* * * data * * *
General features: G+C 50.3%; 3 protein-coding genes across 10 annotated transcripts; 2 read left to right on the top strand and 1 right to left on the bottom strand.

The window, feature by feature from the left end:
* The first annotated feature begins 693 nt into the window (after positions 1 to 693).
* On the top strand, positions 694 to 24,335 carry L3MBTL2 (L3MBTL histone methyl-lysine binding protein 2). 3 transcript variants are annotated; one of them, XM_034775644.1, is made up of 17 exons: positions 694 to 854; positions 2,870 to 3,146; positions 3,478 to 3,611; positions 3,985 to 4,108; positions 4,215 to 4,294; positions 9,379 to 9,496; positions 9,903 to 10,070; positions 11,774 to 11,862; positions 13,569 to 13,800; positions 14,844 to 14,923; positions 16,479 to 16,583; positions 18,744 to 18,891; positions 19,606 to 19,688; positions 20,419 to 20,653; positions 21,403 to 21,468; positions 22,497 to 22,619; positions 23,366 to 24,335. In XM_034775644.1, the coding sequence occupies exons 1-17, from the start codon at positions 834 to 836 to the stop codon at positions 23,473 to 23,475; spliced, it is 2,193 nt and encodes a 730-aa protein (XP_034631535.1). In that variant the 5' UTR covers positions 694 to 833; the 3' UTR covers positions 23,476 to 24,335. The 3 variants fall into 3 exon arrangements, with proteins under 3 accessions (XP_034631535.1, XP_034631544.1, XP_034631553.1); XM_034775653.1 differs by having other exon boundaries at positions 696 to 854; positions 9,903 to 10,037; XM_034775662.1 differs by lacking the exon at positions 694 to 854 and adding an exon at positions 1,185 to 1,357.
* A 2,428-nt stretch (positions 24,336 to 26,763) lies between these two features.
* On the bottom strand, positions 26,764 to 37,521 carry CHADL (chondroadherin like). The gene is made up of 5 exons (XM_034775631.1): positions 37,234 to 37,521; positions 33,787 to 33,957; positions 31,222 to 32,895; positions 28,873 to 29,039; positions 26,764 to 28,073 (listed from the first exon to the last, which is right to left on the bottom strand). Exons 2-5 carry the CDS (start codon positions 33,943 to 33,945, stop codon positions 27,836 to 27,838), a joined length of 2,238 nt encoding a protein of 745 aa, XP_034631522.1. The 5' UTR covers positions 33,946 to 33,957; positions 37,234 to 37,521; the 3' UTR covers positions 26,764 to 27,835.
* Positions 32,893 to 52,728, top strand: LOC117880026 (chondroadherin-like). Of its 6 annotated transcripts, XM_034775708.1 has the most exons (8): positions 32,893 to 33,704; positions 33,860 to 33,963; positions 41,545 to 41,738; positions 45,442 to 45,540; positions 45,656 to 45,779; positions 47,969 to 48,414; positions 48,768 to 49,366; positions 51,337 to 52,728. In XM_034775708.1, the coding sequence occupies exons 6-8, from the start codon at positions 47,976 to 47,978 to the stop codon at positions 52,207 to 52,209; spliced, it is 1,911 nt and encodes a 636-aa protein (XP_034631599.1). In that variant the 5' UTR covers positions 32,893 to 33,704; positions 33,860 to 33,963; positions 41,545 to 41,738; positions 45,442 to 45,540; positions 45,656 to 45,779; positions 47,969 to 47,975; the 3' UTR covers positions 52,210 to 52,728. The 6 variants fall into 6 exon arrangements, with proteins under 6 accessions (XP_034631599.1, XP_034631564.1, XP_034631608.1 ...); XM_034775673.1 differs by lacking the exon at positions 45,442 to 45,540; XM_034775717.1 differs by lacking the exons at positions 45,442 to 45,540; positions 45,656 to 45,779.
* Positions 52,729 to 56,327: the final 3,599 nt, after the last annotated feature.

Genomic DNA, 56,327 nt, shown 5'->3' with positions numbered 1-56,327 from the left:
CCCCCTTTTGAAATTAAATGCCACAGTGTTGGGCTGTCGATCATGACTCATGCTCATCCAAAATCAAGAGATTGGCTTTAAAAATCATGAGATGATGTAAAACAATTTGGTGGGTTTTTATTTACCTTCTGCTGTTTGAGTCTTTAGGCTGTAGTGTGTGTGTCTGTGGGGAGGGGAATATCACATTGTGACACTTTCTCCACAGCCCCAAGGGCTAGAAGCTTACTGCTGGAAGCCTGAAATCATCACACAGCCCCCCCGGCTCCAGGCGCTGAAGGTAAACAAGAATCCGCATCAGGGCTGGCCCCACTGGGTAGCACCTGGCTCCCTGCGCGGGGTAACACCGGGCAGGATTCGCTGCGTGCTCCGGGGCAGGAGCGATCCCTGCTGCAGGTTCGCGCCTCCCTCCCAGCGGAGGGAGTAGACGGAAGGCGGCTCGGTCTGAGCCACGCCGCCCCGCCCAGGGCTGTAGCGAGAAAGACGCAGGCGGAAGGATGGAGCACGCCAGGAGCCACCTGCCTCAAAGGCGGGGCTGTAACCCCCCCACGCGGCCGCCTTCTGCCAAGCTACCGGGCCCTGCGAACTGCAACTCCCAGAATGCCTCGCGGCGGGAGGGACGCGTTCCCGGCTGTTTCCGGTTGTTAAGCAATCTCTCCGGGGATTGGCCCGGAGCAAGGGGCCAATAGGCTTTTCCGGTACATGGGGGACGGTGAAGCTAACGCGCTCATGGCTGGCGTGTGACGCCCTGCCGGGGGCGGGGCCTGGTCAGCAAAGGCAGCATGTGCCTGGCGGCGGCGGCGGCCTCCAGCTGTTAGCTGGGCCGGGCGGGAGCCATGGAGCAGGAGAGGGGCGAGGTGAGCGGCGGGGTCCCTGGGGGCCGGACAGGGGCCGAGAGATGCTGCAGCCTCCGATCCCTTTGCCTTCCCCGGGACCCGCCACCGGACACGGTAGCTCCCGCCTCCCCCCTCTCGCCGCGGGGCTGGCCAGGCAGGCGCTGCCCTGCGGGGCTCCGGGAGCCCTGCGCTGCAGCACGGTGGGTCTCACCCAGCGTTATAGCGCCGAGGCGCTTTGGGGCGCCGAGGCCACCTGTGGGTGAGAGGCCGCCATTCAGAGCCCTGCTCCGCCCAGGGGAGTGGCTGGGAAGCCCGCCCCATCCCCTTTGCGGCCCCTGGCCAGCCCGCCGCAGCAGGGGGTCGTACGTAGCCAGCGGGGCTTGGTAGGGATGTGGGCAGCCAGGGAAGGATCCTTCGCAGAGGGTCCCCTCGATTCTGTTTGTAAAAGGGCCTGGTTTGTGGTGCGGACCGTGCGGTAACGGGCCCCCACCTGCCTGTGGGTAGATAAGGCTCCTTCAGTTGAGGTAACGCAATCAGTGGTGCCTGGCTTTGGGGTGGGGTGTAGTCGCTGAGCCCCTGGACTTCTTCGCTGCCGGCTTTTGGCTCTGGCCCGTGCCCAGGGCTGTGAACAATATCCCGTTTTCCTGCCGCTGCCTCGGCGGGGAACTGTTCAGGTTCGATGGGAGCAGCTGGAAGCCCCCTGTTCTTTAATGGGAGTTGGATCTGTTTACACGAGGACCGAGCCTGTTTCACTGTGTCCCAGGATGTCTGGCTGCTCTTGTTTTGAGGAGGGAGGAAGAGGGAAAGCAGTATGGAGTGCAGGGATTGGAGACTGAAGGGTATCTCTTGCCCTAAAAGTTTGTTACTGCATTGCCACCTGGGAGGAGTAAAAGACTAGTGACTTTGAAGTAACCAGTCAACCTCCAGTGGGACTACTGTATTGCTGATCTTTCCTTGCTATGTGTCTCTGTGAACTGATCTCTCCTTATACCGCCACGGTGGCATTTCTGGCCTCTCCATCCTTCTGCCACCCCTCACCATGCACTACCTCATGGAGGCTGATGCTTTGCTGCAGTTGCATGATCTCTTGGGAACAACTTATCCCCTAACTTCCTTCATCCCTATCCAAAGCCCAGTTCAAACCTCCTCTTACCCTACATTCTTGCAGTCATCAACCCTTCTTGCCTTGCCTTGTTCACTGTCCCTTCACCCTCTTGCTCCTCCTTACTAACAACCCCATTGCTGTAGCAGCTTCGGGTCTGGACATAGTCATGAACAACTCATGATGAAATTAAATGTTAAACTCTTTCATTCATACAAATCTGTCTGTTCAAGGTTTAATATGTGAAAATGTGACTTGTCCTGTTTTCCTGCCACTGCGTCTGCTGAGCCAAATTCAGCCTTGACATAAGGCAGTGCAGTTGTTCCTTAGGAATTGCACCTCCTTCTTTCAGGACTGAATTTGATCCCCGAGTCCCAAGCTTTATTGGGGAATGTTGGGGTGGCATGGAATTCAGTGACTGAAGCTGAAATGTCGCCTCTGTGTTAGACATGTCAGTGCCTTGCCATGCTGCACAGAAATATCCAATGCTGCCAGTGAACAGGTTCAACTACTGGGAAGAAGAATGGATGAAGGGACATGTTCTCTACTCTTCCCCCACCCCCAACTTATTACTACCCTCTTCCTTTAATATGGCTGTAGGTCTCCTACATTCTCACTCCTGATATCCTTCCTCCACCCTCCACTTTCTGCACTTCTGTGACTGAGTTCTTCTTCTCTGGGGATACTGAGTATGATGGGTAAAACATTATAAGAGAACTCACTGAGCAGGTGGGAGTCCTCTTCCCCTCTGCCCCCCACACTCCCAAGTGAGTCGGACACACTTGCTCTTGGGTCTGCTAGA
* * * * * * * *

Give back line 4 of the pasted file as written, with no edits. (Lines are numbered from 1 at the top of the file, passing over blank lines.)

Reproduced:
* On the top strand, positions 694 to 24,335 carry L3MBTL2 (L3MBTL histone methyl-lysine binding protein 2). 3 transcript variants are annotated; one of them, XM_034775644.1, is made up of 17 exons: positions 694 to 854; positions 2,870 to 3,146; positions 3,478 to 3,611; positions 3,985 to 4,108; positions 4,215 to 4,294; positions 9,379 to 9,496; positions 9,903 to 10,070; positions 11,774 to 11,862; positions 13,569 to 13,800; positions 14,844 to 14,923; positions 16,479 to 16,583; positions 18,744 to 18,891; positions 19,606 to 19,688; positions 20,419 to 20,653; positions 21,403 to 21,468; positions 22,497 to 22,619; positions 23,366 to 24,335. In XM_034775644.1, the coding sequence occupies exons 1-17, from the start codon at positions 834 to 836 to the stop codon at positions 23,473 to 23,475; spliced, it is 2,193 nt and encodes a 730-aa protein (XP_034631535.1). In that variant the 5' UTR covers positions 694 to 833; the 3' UTR covers positions 23,476 to 24,335. The 3 variants fall into 3 exon arrangements, with proteins under 3 accessions (XP_034631535.1, XP_034631544.1, XP_034631553.1); XM_034775653.1 differs by having other exon boundaries at positions 696 to 854; positions 9,903 to 10,037; XM_034775662.1 differs by lacking the exon at positions 694 to 854 and adding an exon at positions 1,185 to 1,357.